“Practice?! We talking bout Practice!”
In 2002, Allen Iverson’s infamous rant reverberated throughout every corner of the sports stratosphere.
“Not the game, but we’re talking about practice, man. I mean, how silly is that?”
At the time, Iverson came off as a malcontent for undermining the necessity of being properly prepared for the game at hand. But on Tuesday, ESPN reports that the Detroit Lions skipped practice for a far more noble reason: to protest the shooting of Jacob Blake by police in Kenosha, Wis.
Three Lions players — safety Duron Harmon, defensive end Trey Flowers and offensive tackle Taylor Decker — addressed the media to explain their decision and share why, when they entered the building Tuesday, they felt football wasn’t as important as speaking out and sending a message that what happened to Blake and many others in this country is not OK.
“As a team, we looked each other in the eyes and realized that football isn’t important today,” Harmon said. “We have a platform that we are able to use not just to raise awareness but to create change.”
Armed with a whiteboard with the phrases “The World Can’t Go On” and “We Won’t Be Silent” written on it, the Lions assembled in front of the team’s headquarters and expressed to the media how they’ll do what’s necessary to win games on the football field, but also do “everything we can to bring change as well.”
“We can’t be silent,” Flowers said. “We can’t say silent. We cannot be going on in the world with our regular day. So today, unified we stand here and we came up with these words, these slogans, and we spread the message, spread the word.”
He continued, “We are all brothers, the human race. We are all one, and once we realize that and overcome just the difference of skin color, the difference of culture, then we’ll start to love one another, treat others as they are us.”
In addition to protesting police brutality and racialized violence, the Lions announced that they’ve partnered with Jocelyn Benson, Michigan’s Secretary of State, to “promote voter awareness and protect election integrity” ahead of November’s election. As part of this initiative, Ford Field will host receiving boards and secure ballots and equipment to ensure election results aren’t tampered with, Lions staff will serve as election workers in support of Ford Field’s Election Day efforts and players will be featured in PSAs that will focus on educating voters on mail-in balloting, how to fill out ballots properly and other important aspects of the voting process.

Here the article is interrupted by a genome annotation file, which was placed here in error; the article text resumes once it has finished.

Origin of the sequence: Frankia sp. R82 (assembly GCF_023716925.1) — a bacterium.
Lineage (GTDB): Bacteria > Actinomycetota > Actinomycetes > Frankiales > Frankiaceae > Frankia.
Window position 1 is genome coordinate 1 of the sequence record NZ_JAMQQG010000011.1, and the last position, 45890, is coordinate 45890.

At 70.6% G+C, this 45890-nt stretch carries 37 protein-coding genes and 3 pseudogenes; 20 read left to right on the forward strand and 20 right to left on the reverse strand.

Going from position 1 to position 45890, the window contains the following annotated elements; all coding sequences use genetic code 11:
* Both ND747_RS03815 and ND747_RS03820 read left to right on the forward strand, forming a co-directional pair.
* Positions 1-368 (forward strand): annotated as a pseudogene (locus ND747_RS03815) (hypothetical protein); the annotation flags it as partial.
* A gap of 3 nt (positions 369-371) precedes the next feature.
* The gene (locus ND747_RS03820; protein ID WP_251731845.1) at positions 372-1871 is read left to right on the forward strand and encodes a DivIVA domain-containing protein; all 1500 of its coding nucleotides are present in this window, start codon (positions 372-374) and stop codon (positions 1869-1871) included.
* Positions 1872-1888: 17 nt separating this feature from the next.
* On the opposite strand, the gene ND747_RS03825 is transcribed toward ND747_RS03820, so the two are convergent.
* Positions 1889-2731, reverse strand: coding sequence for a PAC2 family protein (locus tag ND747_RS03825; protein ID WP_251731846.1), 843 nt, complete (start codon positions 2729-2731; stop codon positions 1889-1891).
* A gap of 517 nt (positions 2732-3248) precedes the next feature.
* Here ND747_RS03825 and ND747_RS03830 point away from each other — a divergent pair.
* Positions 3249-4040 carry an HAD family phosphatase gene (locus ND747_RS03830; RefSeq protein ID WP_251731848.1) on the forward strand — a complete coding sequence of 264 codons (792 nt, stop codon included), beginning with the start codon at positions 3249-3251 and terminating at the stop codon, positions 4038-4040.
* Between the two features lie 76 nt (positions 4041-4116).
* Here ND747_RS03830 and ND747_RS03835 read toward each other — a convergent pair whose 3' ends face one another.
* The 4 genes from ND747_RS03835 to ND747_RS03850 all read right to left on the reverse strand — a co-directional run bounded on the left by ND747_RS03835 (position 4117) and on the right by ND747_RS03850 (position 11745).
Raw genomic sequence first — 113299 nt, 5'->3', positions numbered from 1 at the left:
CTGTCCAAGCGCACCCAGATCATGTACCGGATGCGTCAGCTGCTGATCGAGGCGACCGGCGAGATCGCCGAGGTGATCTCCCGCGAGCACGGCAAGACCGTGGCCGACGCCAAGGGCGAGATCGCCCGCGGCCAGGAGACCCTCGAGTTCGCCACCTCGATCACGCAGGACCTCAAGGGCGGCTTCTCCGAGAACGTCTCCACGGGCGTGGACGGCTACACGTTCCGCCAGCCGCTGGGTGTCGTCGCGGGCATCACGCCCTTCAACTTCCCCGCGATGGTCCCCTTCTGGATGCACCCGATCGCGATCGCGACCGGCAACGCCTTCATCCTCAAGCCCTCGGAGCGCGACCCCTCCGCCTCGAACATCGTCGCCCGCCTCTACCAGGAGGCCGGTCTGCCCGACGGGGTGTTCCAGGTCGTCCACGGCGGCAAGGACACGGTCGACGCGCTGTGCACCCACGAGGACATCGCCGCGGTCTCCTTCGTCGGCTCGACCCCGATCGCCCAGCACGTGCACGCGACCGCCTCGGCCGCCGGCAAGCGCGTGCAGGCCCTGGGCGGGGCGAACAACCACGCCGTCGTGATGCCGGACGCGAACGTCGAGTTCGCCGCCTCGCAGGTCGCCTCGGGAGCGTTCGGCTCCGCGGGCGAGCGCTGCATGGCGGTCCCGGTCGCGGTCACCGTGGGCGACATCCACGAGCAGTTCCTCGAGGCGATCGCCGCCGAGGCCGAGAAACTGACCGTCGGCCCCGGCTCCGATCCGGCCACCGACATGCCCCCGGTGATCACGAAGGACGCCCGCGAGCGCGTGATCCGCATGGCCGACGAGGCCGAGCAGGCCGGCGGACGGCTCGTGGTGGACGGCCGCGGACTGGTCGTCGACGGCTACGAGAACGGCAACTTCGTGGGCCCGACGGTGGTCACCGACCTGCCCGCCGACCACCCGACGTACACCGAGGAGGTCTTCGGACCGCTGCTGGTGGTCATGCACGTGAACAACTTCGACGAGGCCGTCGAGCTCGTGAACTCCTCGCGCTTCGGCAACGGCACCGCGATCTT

“We all desire real and lasting social change, racial healing, abundant opportunity for all, and meaningful social justice progress in many aspects of our democracy,” Detroit Lions Principal Owner and Team Chairman Sheila Ford Hamp and her husband, Steve Hamp, said in a joint statement. “For this to happen, for our democracy to be responsive and to improve, we all need to register to vote, learn about the candidates who are running for office, and then cast our votes in person or by absentee ballot. Our democracy is an inspiring and noble enterprise, but it is not perfect. It’s time to fix that.”
This initiative makes the Lions the first NFL team to volunteer their arena and staff in support of the upcoming election.
“Their leadership comes at a crucial time for our democracy and will fill critical needs for our voters and the City of Detroit,” Benson said.
Shoutout to the Lions for setting an example for other NFL teams to follow.